Wednesday, February 15, 2017

EP Corner: Oui EP by American Anymen & Lise

The Oui EP. a four-track collaboration between New York collective American Anymen and French artist Lise, has two basic settings: yearning for the past, and trying to cope with the present. The tension between then and now is reflected in the album's sonic landscape - somehow or other, it sounds like a fuzzy DIY bedroom recording and a sumptuous soul classic at the same time. It's as if The Moldy Peaches had a baby with If You Leave Me Now by Chicago.

Nobody Makes Me Smile Like You Did gets the ball rolling with both feet planted firmly in the past.

This, the EP's smoothest and softest track, is a fond yet melancholy ode to someone who disappeared long ago and left a gap that no one has been able to fill since. An upright bass and an elegant flugelhorn part give this song a rich, textured warmth that - like a cosy bed on a cold February morning - you really do hate to leave behind. You feel content and comfortably nostalgic as you listen, but soon you realise that the song is gradually building towards its conclusion, and you're left with a sick, sad feeling once it's over - as if you're watching the dying embers of a fire whose heat you know you'll never feel again.

No time to think too deeply about it though because here's track 2, Less Complex, to hurl us back to the present whether we like it or not. This song occupies entirely the opposite end of the Oui EP spectrum: where Nobody Makes Me was soft of focus and rose-tinted of spectacle, Less Complex is harsh and honest. Ploughing a far fuzzier furrow than the preceding song, it takes a lo-fi look at how reality is actually quite a lot less complicated than we're sometimes tricked into believing: sometimes a good thing is just a good thing, and sometimes a shitty situation is just a shitty situation. And sometimes, no matter how much spin you administer or how many flowers you use to obscure that slashed wrist (check out the Oui EP's cover art), there's nothing you can do to change the truth of the matter.

Or, as American Anymen's Brett Sullivan puts it:
"The temperature every year is a record-setting high, and there are still people denying climate change.  I feel the summers getting hotter and the winters shrinking in NYC. I don't need a PhD to tell me we are destroying the environment. Things are less complex then they seem."
The remaining two tracks seem to be particularly personal for Sullivan, who cites "my time in prison" and "my 13-year battle with heroin addiction" as two experiences that informed his songwriting for the Oui EP. Built upon an insistent, faintly tribal tom beat, Does Anybody Still Think of Me finds Sullivan worrying that everyone has forgotten about him - presumably because he's just finished a stint in jail, although the song works equally well as a fable about the fleeting nature of celebrity. The EP then closes with H, and this is where the buzzy timbres of Less Complex and the velvety warmth of Nobody Makes Me Smile Like You Did finally achieve a sort of reconciliation. We even get a second dose of Tracy Brooks' gorgeous flugelhorn playing.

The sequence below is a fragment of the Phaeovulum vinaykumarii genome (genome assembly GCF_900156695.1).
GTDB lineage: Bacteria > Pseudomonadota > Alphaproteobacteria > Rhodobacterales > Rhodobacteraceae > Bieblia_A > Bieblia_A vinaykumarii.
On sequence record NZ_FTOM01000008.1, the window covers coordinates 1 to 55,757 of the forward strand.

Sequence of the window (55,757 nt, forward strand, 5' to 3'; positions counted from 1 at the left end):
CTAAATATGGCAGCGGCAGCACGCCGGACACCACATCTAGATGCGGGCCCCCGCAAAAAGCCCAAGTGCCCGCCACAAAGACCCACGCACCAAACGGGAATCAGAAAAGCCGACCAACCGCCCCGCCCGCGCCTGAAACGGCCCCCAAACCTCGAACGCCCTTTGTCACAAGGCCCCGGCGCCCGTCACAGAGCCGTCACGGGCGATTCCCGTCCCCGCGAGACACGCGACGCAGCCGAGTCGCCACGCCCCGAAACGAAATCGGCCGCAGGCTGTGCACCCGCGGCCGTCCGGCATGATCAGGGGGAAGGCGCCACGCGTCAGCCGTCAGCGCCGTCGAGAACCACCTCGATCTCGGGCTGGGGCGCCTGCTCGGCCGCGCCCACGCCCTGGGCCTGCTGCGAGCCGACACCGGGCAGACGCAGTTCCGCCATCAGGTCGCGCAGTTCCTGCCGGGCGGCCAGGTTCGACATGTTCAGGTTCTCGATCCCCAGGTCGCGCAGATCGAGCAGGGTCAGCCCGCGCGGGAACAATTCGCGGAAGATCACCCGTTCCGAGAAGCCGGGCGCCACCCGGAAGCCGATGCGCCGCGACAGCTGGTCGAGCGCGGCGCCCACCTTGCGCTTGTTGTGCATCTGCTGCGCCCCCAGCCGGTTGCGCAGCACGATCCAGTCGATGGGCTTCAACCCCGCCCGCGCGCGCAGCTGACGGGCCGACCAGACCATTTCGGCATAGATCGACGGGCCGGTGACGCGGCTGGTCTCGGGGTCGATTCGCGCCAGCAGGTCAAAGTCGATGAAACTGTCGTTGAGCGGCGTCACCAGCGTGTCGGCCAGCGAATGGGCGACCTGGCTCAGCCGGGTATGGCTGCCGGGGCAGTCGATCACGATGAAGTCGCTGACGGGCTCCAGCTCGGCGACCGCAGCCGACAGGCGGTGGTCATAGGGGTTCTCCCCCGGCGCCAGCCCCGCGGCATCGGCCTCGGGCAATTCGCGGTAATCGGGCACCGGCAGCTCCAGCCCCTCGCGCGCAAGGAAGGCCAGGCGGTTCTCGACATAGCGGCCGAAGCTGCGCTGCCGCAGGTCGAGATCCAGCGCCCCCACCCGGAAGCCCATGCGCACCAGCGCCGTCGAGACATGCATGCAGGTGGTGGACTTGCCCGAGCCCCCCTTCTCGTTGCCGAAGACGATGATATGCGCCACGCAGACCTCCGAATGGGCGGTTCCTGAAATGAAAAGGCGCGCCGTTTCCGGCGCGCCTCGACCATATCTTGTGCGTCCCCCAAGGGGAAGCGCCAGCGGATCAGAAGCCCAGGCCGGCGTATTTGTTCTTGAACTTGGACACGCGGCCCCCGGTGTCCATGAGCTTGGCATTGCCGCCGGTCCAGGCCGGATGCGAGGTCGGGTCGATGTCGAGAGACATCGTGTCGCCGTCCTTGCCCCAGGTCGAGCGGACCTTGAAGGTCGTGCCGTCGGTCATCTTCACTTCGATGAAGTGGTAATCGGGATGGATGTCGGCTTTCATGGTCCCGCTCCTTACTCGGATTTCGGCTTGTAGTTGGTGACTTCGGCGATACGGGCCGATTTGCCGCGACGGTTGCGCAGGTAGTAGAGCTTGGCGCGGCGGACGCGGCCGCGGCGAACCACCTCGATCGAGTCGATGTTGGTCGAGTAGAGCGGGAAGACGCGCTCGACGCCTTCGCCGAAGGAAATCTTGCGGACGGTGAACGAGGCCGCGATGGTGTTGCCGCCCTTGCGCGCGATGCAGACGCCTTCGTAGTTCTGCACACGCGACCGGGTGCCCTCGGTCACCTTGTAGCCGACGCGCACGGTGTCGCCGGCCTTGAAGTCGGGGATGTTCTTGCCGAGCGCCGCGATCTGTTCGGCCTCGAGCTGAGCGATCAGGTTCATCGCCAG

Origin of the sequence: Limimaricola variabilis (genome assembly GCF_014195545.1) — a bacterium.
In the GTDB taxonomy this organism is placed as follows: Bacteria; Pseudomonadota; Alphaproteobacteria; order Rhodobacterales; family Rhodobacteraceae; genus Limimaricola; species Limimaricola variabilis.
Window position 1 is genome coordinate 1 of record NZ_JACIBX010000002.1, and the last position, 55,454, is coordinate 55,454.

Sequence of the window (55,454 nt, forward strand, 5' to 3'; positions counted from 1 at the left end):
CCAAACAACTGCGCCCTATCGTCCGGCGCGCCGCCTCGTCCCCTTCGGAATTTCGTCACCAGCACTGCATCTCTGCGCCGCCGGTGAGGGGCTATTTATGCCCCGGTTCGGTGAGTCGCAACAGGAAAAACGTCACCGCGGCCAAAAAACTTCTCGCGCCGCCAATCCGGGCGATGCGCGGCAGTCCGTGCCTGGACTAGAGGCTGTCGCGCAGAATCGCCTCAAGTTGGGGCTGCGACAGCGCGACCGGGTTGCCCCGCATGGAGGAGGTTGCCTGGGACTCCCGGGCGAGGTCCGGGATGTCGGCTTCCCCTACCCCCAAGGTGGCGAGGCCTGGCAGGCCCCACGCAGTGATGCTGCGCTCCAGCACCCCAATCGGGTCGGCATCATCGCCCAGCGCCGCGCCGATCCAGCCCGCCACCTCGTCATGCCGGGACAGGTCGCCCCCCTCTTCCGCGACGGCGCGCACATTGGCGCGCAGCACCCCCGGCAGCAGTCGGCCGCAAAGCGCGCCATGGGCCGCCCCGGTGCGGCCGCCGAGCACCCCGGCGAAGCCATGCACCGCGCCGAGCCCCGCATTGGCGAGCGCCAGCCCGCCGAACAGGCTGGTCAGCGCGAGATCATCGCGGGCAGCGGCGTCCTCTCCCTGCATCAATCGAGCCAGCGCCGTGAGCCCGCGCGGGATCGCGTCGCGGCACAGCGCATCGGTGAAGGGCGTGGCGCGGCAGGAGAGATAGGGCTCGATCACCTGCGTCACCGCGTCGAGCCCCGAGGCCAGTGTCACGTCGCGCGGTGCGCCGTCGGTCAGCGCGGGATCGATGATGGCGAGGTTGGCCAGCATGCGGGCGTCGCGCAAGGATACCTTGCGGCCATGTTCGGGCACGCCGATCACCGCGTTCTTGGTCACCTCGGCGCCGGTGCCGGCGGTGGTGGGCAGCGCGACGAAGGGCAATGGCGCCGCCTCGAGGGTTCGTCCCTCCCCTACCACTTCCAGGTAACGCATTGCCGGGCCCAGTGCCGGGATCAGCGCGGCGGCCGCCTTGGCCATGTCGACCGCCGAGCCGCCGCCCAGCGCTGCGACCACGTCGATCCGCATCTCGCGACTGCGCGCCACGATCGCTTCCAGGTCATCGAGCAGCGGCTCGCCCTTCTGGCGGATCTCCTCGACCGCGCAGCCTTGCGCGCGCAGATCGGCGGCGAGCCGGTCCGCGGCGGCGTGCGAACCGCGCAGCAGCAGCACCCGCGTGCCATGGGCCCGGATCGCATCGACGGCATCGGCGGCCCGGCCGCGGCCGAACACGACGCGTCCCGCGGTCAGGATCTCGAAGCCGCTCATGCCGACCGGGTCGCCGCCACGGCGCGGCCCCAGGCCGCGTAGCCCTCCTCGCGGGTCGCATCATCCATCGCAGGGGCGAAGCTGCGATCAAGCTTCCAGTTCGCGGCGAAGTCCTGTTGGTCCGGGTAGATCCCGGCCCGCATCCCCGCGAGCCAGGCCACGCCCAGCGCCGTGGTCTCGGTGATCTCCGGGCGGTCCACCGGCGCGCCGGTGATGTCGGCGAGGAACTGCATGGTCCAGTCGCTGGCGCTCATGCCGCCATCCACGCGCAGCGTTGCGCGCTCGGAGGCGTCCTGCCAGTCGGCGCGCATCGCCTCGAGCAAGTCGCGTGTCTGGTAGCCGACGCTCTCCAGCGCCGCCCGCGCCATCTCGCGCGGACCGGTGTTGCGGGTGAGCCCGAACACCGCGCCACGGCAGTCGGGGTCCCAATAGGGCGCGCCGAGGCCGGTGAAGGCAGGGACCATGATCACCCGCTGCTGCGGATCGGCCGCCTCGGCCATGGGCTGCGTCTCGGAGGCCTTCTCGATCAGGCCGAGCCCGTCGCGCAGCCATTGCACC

As an account of what it's like to be addicted to heroin, H is surprisingly ambivalent. Lines about itchy skin, vomit, and "lazy veins" don't make the experience sound particularly pleasant, but the track's rich, almost luxuriant sound - along with recurring references to feeling "free" - evoke the good feelings that presumably accompany each injection.

But the overwhelming feeling is one of repetitiveness. At the heart of H is the listless strum of an acoustic guitar, and even as the flugelhorn soars and Sullivan's words conjure up all sorts of different images, this guitar part never really changes - it just goes around and around in circles. The lyrics, too, have a distinctly circular structure: it all keeps coming back to the same line. "Once a day, every dark morn, pull up my socks, take a shot in my arm." More than anything, H makes heroin addiction sound monotonous - it sounds like shooting up became crushingly routine for Sullivan, just as travelling to work or mowing the lawn can seem crushingly routine to the likes of you and me.

And so the overwhelming feeling of Oui as a whole is a rather sad one: you feel by the end that whereas the past is a soft, sweet, happy place, the present is a gloomy, lonely grind with countless troubles looming overhead and no salvation in sight. If that sounds like your kind of ball game - and yes, I enjoyed listening to these songs very much - then the Oui EP is available from Bandcamp as a free download.

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